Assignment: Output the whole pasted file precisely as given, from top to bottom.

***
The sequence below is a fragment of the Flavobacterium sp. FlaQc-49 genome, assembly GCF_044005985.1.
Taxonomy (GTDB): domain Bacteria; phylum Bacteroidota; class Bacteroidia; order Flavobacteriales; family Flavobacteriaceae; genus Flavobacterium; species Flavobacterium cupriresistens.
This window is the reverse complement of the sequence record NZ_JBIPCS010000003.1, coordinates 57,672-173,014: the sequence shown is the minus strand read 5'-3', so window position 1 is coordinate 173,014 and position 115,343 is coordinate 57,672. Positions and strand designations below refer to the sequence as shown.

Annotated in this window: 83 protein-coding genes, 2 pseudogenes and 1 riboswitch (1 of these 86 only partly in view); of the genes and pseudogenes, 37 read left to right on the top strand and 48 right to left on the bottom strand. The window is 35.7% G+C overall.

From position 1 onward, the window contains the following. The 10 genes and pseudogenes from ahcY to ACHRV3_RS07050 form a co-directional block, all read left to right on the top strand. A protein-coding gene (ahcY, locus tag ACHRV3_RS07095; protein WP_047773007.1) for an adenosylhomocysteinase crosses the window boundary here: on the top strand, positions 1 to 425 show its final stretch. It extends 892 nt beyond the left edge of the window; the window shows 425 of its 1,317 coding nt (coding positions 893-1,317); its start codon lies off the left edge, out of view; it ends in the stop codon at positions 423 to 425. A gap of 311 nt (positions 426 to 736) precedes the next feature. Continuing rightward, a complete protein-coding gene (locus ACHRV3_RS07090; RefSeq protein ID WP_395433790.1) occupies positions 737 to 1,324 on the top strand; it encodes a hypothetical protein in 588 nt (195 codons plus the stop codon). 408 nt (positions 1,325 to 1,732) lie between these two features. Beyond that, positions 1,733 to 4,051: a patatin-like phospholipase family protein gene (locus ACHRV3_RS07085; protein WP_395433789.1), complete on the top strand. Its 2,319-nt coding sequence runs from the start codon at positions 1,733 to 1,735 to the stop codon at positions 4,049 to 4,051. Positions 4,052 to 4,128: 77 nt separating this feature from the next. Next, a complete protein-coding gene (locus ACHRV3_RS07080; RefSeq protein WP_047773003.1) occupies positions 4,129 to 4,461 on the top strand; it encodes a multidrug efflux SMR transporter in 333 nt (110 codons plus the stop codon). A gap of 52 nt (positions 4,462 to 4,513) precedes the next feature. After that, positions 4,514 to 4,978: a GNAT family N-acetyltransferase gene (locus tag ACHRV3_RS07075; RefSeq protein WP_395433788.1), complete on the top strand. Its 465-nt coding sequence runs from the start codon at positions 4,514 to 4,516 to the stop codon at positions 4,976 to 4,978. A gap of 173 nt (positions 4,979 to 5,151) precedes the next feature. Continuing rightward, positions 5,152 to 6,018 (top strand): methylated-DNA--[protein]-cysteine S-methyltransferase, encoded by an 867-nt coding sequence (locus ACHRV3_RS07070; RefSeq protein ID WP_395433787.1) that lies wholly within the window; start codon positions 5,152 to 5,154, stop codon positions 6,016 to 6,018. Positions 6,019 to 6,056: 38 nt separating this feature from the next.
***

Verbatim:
The sequence below is a fragment of the Flavobacterium sp. FlaQc-49 genome, assembly GCF_044005985.1.
Taxonomy (GTDB): domain Bacteria; phylum Bacteroidota; class Bacteroidia; order Flavobacteriales; family Flavobacteriaceae; genus Flavobacterium; species Flavobacterium cupriresistens.
This window is the reverse complement of the sequence record NZ_JBIPCS010000003.1, coordinates 57,672-173,014: the sequence shown is the minus strand read 5'-3', so window position 1 is coordinate 173,014 and position 115,343 is coordinate 57,672. Positions and strand designations below refer to the sequence as shown.

Annotated in this window: 83 protein-coding genes, 2 pseudogenes and 1 riboswitch (1 of these 86 only partly in view); of the genes and pseudogenes, 37 read left to right on the top strand and 48 right to left on the bottom strand. The window is 35.7% G+C overall.

From position 1 onward, the window contains the following. The 10 genes and pseudogenes from ahcY to ACHRV3_RS07050 form a co-directional block, all read left to right on the top strand. A protein-coding gene (ahcY, locus tag ACHRV3_RS07095; protein WP_047773007.1) for an adenosylhomocysteinase crosses the window boundary here: on the top strand, positions 1 to 425 show its final stretch. It extends 892 nt beyond the left edge of the window; the window shows 425 of its 1,317 coding nt (coding positions 893-1,317); its start codon lies off the left edge, out of view; it ends in the stop codon at positions 423 to 425. A gap of 311 nt (positions 426 to 736) precedes the next feature. Continuing rightward, a complete protein-coding gene (locus ACHRV3_RS07090; RefSeq protein ID WP_395433790.1) occupies positions 737 to 1,324 on the top strand; it encodes a hypothetical protein in 588 nt (195 codons plus the stop codon). 408 nt (positions 1,325 to 1,732) lie between these two features. Beyond that, positions 1,733 to 4,051: a patatin-like phospholipase family protein gene (locus ACHRV3_RS07085; protein WP_395433789.1), complete on the top strand. Its 2,319-nt coding sequence runs from the start codon at positions 1,733 to 1,735 to the stop codon at positions 4,049 to 4,051. Positions 4,052 to 4,128: 77 nt separating this feature from the next. Next, a complete protein-coding gene (locus ACHRV3_RS07080; RefSeq protein WP_047773003.1) occupies positions 4,129 to 4,461 on the top strand; it encodes a multidrug efflux SMR transporter in 333 nt (110 codons plus the stop codon). A gap of 52 nt (positions 4,462 to 4,513) precedes the next feature. After that, positions 4,514 to 4,978: a GNAT family N-acetyltransferase gene (locus tag ACHRV3_RS07075; RefSeq protein WP_395433788.1), complete on the top strand. Its 465-nt coding sequence runs from the start codon at positions 4,514 to 4,516 to the stop codon at positions 4,976 to 4,978. A gap of 173 nt (positions 4,979 to 5,151) precedes the next feature. Continuing rightward, positions 5,152 to 6,018 (top strand): methylated-DNA--[protein]-cysteine S-methyltransferase, encoded by an 867-nt coding sequence (locus ACHRV3_RS07070; RefSeq protein ID WP_395433787.1) that lies wholly within the window; start codon positions 5,152 to 5,154, stop codon positions 6,016 to 6,018. Positions 6,019 to 6,056: 38 nt separating this feature from the next.